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A mighty, meatless bolognese

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Some may balk at a vegan version of Bolognese because it bypasses the beef and milk that are integral to the Italian classic. But there is a particular thrill to capturing the spirit of a traditional ragù without the traditional ingredients. This recipe manages to achieve equally rich, robust flavor and comparable complexity and comfort. It is built like a Bolognese, but skips meat and dairy.

The foundation is the same: It builds flavor from soffritto — the Italian trinity of minced onion, carrot and celery sautéed in olive oil until the vegetables are caramelized and their sweetness exaggerated — and gathers acidity and sugar from tomatoes and vegan wine.

While standard Bolognese formulas rely upon meat to simmer and collapse to make the sauce silky and unctuous, this vegan version gains substance from minced caramelized mushrooms and toasted walnuts. Like mushrooms, walnuts, soy sauce and tomato paste — and, yes, beef — it has a high concentration of glutamic acid, which imparts a strong umami taste best described as meaty.

A swirl of olive oil lends flavor and that prized richness that lingers on your tongue the way dairy and animal fats do. The result tastes as lush, but also brighter, with a welcome boost of bitterness.

Vegan Bolognese with Walnuts and Mushrooms


• 1 cup shelled walnuts, chopped into pieces no larger than 1/4-inch
Kosher salt and black pepper
• 1 pound fresh mushrooms (preferably half shiitake and half cremini)
• 1/2 cup olive oil, plus more for serving
• 1 teaspoon fennel seeds
• 2 teaspoons soy sauce
• 2 teaspoons thick, syrupy balsamic vinegar (optional)
• 1 medium yellow onion, finely chopped
• 1 medium carrot, peeled and finely chopped
• 2 celery stalks, peeled and finely chopped
• 4 garlic cloves, chopped
• 1 teaspoons dried oregano
• 3/4 teaspoon red pepper flakes
• 3 tablespoons tomato paste
• 2 teaspoons Marmite
• 1/2 cup dry vegan red wine
• 1 (28-ounce) can crushed tomatoes
Linguine, fettuccine or other long pasta, cooked until al dente
• Minced fresh parsley or sliced fresh basil, for serving (optional)


Add chopped nuts to a large pot and toast over medium, stirring frequently, until they visibly sweat and become fragrant, about 5 minutes. Season with salt and pepper, transfer to a medium bowl and set aside.

Stem the shiitake mushrooms (reserve the stems for another use), if using, then wipe the caps clean using damp paper towels, and chop into 1/4-inch pieces.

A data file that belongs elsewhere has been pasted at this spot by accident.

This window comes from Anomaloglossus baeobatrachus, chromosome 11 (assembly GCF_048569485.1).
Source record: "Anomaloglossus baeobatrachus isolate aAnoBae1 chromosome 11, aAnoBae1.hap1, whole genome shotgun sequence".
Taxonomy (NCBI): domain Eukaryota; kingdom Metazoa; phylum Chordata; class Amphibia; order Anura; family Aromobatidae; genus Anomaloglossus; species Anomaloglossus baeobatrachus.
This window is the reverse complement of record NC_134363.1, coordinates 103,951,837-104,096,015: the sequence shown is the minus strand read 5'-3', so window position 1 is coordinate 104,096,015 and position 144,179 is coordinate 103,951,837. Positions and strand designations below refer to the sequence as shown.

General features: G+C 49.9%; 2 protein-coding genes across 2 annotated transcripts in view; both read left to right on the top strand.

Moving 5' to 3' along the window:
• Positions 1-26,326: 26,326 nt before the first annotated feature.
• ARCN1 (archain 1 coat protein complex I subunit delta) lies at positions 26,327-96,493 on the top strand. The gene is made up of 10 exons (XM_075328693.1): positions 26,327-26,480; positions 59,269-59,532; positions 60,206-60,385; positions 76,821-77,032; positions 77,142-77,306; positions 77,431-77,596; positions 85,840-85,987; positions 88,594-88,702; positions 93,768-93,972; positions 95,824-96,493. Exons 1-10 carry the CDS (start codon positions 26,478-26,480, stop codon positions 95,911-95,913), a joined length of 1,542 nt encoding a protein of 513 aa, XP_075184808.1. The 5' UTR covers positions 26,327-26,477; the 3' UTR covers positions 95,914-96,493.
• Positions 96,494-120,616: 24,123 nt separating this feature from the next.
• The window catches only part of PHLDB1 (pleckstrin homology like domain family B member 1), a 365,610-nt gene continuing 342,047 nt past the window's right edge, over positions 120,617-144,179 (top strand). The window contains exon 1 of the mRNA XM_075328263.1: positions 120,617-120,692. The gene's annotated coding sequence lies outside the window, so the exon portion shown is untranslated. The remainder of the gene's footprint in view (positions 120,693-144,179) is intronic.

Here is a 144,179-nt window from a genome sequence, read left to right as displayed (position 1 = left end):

Wipe out the pot, then heat 2 tablespoons olive oil over medium-high. Add half the mushrooms and 1/2 teaspoon fennel seeds, season with salt and pepper, and cook until browned, about 6 minutes. Transfer to the bowl with toasted walnuts, then repeat with the remaining mushrooms and the remaining 1/2 teaspoon fennel seeds. Stir the soy sauce into the mushroom mixture, then the balsamic (if using). Set aside.

Heat 2 tablespoons olive oil over medium. Add the onion, carrot and celery, season with salt and pepper, and cook until starting to caramelize, about 7 minutes. Stir in the mushroom-walnut mixture, garlic, oregano and red pepper flakes; stir 1-2 minutes. Stir in tomato paste and Mar-mite, and cook until caramelized, 4-5 minutes.

Pour in wine, stirring occasionally until alcohol cooks off and the liquid reduces until thick and sticky, 3-4 minutes. Add the crushed tomatoes, along with 1 cup water. Bring to a simmer over high.

Reduce heat to medium-low, cover and cook, stirring occasionally, until tomatoes are cooked through, 30-40 minutes. Stir in 2 tablespoons olive oil; season with salt and pepper.

Cook the pasta according to package instructions until al dente. Drain, reserving 1 1/2 cups pasta water. Toss cooked pasta with the desired amount of sauce, adding pasta water as needed so sauce is glossy. Divide cooked pasta among bowls; top with more sauce. Drizzle with olive oil and sprinkle with parsley or basil, if using. Serve immediately.

Total time: 1 3/4 hours, makes about 6 cups.


You might be tempted to pulse the nuts in a food processor, but it’s easy to accidentally pulverize them. Small pieces will burn by the time all the nuts are properly toasted, so chopping by hand is preferred.

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